Riverdeep mountain high
NOTHING CAN STOP THE PRADO
PLAYING car spot to on a road trip through Outback Queensland is an exercise in futility. It goes like this: Toyota LandCruiser. Toyota HiLux. Toyota LandCruiser. Toyota HiLux. Nissan Patrol. Repeat ad infinitum.
Much better to try roadkill spot to instead, where there’s lots of variety and hours of fun to be had. Toyota 4WDs are as ubiquitous in this part of the country as big hats, blue skies and barking mad politicians. Other makes barely get a look in and any European SUV is regarded as worse than useless.
We’re in a Toyota Prado Kakadu, so wherever we pull up we have instant street cred. “Ow’s yer Prado goin?” “Great.” “Yeah. Nice truck, mate.” Our two weeks, three states, 4500km Outback trip, with camper trailer in tow, takes us west, initially along the NSW/Queensland border, then via Hungerford, Thargomindah and Noccundra to Coongie Lakes on Cooper Creek in South Australia, before heading back to civilisation via Tibooburra and Sturt National Park in the north-western corner of NSW.
This fourth-generation Prado, introduced in 2009, is just the tool for the job, but (cue sharp intake of breath) at $91,135 for the top-spec Kakadu, Toyota is surely making a spectacular earn for what is, under the leather, shag pile, touch screen navigation and other big bucks bling, a pretty basic, antiquated piece of machinery.
That said, there’s more to a car’s value for money story than a low price and Prado trade-in values are as bankable as they come. Toyota’s 3.0-litre four-cylinder oiler, a lazy, languid slugger that has been around for eons and also does duty in the HiLux, has now drifted back to the tail end of the 4WD wagon field in power and torque outputs.
It’s matched with a fivespeed automatic, full-time 4WD and a high/low range transfer case for the serious off-road stuff. Kakadu spec adds a locking rear differential to extract the plot should things get desperate.
Toyota overlays the hardware on Kakadu with adjustable traction control for different surfaces such as mud, sand and gravel. It’s more gimmick than game- changer because in most situations the Prado’s proven, robust mechanicals are perfectly capable of taking you as far as you want to go, though the mud setting is useful if you’re confronted with a deep, sloppy, evil outback boghole. Select “Mud” on the dial, keep the boot in and the traction control should, eventually, get you to the other side.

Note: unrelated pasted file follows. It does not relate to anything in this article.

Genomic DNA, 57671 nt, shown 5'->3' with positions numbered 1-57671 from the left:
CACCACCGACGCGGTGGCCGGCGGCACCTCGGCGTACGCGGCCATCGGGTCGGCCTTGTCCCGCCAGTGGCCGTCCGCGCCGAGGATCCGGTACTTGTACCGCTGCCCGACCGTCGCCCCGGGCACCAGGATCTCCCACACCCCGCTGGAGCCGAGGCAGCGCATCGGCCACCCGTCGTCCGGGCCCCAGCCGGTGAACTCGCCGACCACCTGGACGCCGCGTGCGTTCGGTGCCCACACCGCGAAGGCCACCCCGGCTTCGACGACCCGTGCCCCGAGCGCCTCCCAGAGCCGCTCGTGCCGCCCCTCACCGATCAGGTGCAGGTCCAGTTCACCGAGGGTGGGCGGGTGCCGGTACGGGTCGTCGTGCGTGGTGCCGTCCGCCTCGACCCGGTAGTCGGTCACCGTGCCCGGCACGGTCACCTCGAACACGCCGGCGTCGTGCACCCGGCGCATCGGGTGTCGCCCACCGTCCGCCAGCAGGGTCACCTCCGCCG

Kakadu has adjustable air suspension at the rear (useful for towing), adjustable dampers and a hydraulically-assisted anti-roll set-up (also on the $77,635 VX). All of this gives it much more disciplined handling than the boat-like $61,135 GXL, which makes do with conventional double wishbone front and far too soft live axle/coil spring rear suspension that can launch the back end skywards and/or sideways if you hit a sequence of particularly vicious bumps or corrugations.
Unladen, the Prado averages 8.0-9.0L/100km on the highway; our 1.2 tonnes of gear and trailer raises this to 12-13L/100km, so you can travel a long way on the 150-litre tank.
It’s rated to pull up to 2500kg. Good luck with that. The 3.0-litre chugged along fine with our modest avoirdupois, but with 2.5 tonnes on the back it would struggle. Torque is what counts and the Toyota engine’s 410Nm is underdone compared with rivals such as the 3.2-litre Mitsubishi Pajero (441Nm), 3.0-litre V6 Land Rover Discovery (520/600Nm in TDV6/SDV6 specification) and the 550Nm generated by the Jeep Grand Cherokee’s 3.0-litre V6. The Pajero will pull
up to 3000kg; the Jeep and Land Rover up to 3500kg.
We use low range in the desert sandhills around Coongie Lakes where its aggressive gearing, easy controllability and low pressures in the big, baggy tyres make short work of the track.
On or off road, few wagons at any price are as comfortable as the Kakadu. Its supple, longtravel, properly controlled suspension irons out any surface; factor in a luxurious, supportive driver’s seat and you climb out at the end of a long day’s drive in top shape.
Your 90-plus large for the top model also buys a surround camera system, chilled centre console box, a spacious middle seat with a DVD player and three wireless headphones to keep the kids happy, a pair of power operated back stalls that fold up from the boot floor and a 220-volt AC outlet.
Prado’s side-hinged singlepiece rear door is a clumsy, cumbersome, oath-inducing device — especially if you’re towing, because depending upon what’s on your drawbar it’s sometimes only possible to open it half a metre or so. A mate had a previous model Prado GXL (with eight seats rather than the current version’s seven) and loved it.
Although he never took it off road, he really liked being able to take half his kids’ soccer team to the game on Saturday morning in one trip instead of two. It gave him no grief, either, unlike the Audi Q5 he traded it on.
The fact that it’s still Australia’s top-selling 4WD, 23 years after its introduction, says much about the Prado’s breadth of appeal, because as we found it’s also a highly capable, comfortable and bulletproof Outback tourer, albeit one that, in Kakadu spec at least, is overpriced and overdue for a new engine.
The facelift arrived this month (see panel). Trailer sway control has been added to the stability system, the decorators have given the cabin the once-over and a nose job makes the front end look even uglier than it does now, which is no mean feat.
Guaranteed it will still be love at first sight in Outback Queensland, though.
Prado, pride of
the Outback: Bill mcKinnon’s
4500km trip took in Coongie
Lakes (right) and Currawinya